Last week, the STEM Ed Coalition issued its final letter to appropriators on the FY17 budget. The letter included the Coalition’s budget priorities and specific recommendations regarding funding priorities at the Department of Education and the National Science Foundation. These recommendations include:
- Supporting the proposal of $2.250 billion for the Every Student Succeeds Act (ESSA) Title II Supporting Effective Instruction State grants program at the Department of Education (DoEd). This program provides support for teacher quality improvement initiatives, including professional development and teacher leadership, and provides states with flexibility in addressing STEM-specific challenges in this area.
- Supporting full funding of the ESSA Title IV Student Support and Academic Enhancement Grants at the DoEd at the authorized level of $1.65 billion. The new initiative, would support state-led efforts to promote hands on STEM learning, STEM specialty schools, integration of informal and formal STEM programs, and support improvement in computer science instruction. We are very disappointed the Administration proposed only $500 million for this program, which was a central focus of the ESSA and recommend Congress establish the program as authorized.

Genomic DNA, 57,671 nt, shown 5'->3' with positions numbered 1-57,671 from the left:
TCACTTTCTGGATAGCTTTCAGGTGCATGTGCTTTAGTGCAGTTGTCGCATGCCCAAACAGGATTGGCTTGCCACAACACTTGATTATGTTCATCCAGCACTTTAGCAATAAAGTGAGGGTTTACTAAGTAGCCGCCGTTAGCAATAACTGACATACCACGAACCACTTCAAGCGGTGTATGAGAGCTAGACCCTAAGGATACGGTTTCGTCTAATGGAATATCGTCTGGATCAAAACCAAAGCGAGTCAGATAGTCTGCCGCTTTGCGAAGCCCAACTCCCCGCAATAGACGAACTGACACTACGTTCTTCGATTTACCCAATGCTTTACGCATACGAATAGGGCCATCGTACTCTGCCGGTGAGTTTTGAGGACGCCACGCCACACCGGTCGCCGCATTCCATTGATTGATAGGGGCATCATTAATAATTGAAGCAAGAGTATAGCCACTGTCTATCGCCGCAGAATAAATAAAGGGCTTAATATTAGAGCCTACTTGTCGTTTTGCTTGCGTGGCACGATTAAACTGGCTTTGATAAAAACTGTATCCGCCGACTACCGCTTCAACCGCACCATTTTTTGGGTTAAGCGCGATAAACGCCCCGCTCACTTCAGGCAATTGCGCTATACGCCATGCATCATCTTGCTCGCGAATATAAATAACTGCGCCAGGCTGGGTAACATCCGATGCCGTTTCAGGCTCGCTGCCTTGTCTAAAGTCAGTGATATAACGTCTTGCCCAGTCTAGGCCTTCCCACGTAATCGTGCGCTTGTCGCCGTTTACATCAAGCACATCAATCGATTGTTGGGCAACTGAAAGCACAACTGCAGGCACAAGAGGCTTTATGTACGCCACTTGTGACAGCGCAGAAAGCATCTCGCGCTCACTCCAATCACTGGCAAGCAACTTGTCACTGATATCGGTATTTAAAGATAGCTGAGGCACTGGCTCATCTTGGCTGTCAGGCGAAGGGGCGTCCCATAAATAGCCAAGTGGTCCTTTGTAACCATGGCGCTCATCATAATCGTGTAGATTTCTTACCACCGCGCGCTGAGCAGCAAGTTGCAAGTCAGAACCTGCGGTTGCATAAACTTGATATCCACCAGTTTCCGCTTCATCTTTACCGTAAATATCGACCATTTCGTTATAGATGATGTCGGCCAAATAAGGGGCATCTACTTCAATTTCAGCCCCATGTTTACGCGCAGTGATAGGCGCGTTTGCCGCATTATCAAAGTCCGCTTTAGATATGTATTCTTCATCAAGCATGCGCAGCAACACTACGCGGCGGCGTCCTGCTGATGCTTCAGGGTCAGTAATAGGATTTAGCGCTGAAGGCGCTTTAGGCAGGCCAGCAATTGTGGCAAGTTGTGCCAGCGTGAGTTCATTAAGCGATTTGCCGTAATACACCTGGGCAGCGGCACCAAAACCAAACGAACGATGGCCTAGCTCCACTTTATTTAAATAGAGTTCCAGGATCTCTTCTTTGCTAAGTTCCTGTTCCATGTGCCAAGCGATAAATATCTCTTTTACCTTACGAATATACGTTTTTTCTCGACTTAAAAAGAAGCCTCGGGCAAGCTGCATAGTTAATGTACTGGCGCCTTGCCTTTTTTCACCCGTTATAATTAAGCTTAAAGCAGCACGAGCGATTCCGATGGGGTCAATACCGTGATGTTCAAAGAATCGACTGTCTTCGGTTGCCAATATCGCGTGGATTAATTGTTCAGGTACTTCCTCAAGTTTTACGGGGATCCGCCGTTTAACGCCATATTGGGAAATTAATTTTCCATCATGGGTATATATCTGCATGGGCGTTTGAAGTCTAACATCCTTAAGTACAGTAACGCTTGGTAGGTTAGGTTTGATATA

- Supporting the proposal of $100 million for the new Computer Science for All Development Grants at the DoEd. Too few American schools are teaching computer science and the Administration’s Computer Science for All initiative is an ambitious effort to promote equity and expanded learning opportunities in this critical area.
- Supporting the proposal of $10 million for a STEM Master Teacher Corps at the DoEd, which was authorized through Section 2245 of ESSA. This program would help cultivate teacher leaders in STEM subjects and promote the sharing of best practices across the teaching professions.
- Supporting the proposal of $952.86 million for the National Science Foundation’s Education and Human Resources (EHR) Directorate. This funding supports discovery and innovation at the frontiers of STEM learning and teaching, supports the testing, assessment, study and evaluation of highly innovative models and approaches to learning, and fosters linkages between STEM education research and practice that improve the effectiveness of programs across the federal government and at the state level.